So, only….er….five months after the initial idea, and I now have a published e-book to add to my credits. Actually, that’s not strictly true, as this is a document in pdf format, rather than an actual e-book, but you get the point.
Back in January, as I may have mentioned, I went along to a Writer’s symposium, hosted by the Travel Writer’s Association of Canada (TWAC. I was there as part of PWAC. Acronyms are silly things.) One of the speakers talked about the need to build up your webpresence and your own brand for your writing, which lead me to rediscover this blog, for one thing, and to begin writing the book. She’d said that everyone is an expert in something, expert enough to write a book. And while your book might not be compelling enough to attract a major publisher in the paper and ink industry, the glory of the internet is that you can publish without the stunning overheads and publicise your product yourself.
I realised that for over a decade I have been writing plays for the amateur stage – what the North Americans seem to call “Community Theatre” which sounds less patronising – and therefore I could legitimately say something about doing that. Plus, of course, I’ve spent the last few years as a script reader for Lazy Bee Scripts, reviewing new plays and handing out advice and judgements and assembling my own set of “What everybody gets wrong, or right” rules.
The speaker at the symposium made a lot of sense, saying that the book itself is not the major feature, but you can build on the sale of the book with lectures and classes. I didn’t want to get too overexcited about that, and decided to see if I could write a convincing book first. It’s taken longer than I thought, thanks mainly to the hard work of my friends and co-writers, ensuring I didn’t settle for the first draft, going that extra mile to produce a document that’s not only worth reading but enjoyable to look at. I’m painfully aware of the number of projects that languish at the “half-completed” stage, not because I’ve run out of enthusiasm for them, but because I’m scared I’ll wreck what I’ve got by pushing on. Two plays are stuck in that limbo right now. I was determined that the book would not go the same way, and this week the final draft (number three, I think…certainly the third version to make it to the pdf stage, anyway) has arrived and been hosted, both on the Lazy Bee Website (www.lazybeescripts.co.uk ) and on the TLC website (www.tlc-creative.co.uk) . We’re advertising the book on various websites, pushing out news of it through Facebook, and later this week I’ll be attending another PWAC event where I’ll finally get to tell the other members that I have acheived something they can actually see.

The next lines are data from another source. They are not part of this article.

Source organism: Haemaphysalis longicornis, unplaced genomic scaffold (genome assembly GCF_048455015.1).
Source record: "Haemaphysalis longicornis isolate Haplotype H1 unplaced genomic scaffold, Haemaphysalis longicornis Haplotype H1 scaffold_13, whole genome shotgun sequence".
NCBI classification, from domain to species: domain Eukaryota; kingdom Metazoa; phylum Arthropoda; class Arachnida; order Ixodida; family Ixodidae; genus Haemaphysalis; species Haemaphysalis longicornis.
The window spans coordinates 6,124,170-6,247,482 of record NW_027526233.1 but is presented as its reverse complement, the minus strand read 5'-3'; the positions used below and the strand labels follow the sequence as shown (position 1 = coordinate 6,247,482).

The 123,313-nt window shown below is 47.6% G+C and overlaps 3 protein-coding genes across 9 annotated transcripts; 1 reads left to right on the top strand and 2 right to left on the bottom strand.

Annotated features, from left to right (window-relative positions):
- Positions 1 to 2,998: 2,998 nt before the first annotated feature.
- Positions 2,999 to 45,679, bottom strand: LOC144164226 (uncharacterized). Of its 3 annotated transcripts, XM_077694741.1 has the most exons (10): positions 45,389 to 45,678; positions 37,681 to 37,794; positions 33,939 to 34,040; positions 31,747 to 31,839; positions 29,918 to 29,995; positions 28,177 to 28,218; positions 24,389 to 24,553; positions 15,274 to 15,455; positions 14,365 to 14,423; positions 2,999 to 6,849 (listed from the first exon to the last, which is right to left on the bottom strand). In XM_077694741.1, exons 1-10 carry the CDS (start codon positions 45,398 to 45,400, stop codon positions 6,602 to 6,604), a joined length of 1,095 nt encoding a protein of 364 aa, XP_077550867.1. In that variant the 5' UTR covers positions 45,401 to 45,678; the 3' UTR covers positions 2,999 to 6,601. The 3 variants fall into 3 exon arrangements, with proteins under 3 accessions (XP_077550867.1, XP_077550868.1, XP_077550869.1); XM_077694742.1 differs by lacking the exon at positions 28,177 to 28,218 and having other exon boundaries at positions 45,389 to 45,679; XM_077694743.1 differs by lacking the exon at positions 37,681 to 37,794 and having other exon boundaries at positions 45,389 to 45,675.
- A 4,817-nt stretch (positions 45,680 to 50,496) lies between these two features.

So, what’s the book about? It’s NOT a “How To” guide. I don’t lay out the best way to write your epic play, there aren’t any simple five-step programmes included that take you from your idea through to staging your masterwork. The book talks about the aspects of community theatre that make it ideal for first-time playwrights, the things that you should be aware of before you begin writing. It discusses the limitations of the local stages, and how you can get around them or work with them. It talks about the different types of writing you can do for the stage, it highlights common mistakes and other issues to avoid. Best of all, it has funny pictures with hilarious captions scattered throughout.
I’ve read it about half a dozen times now, and each time I feel it’s necessary to point out that I only supplied some of the words. The organisation, proofreading, graphical work, factchecking (and occasional buttkicking) have been done by my writing partners Steve and David at TLC and by Stuart at Lazy Bee. I hope other writers will find it useful. I really hope some people who might not have considered play writing will give it a go as a result, because I hadn’t thought of plays until I was asked to write one, and they really have changed my life for the better.
And if anyone’s interested, I am available for lecture tours…..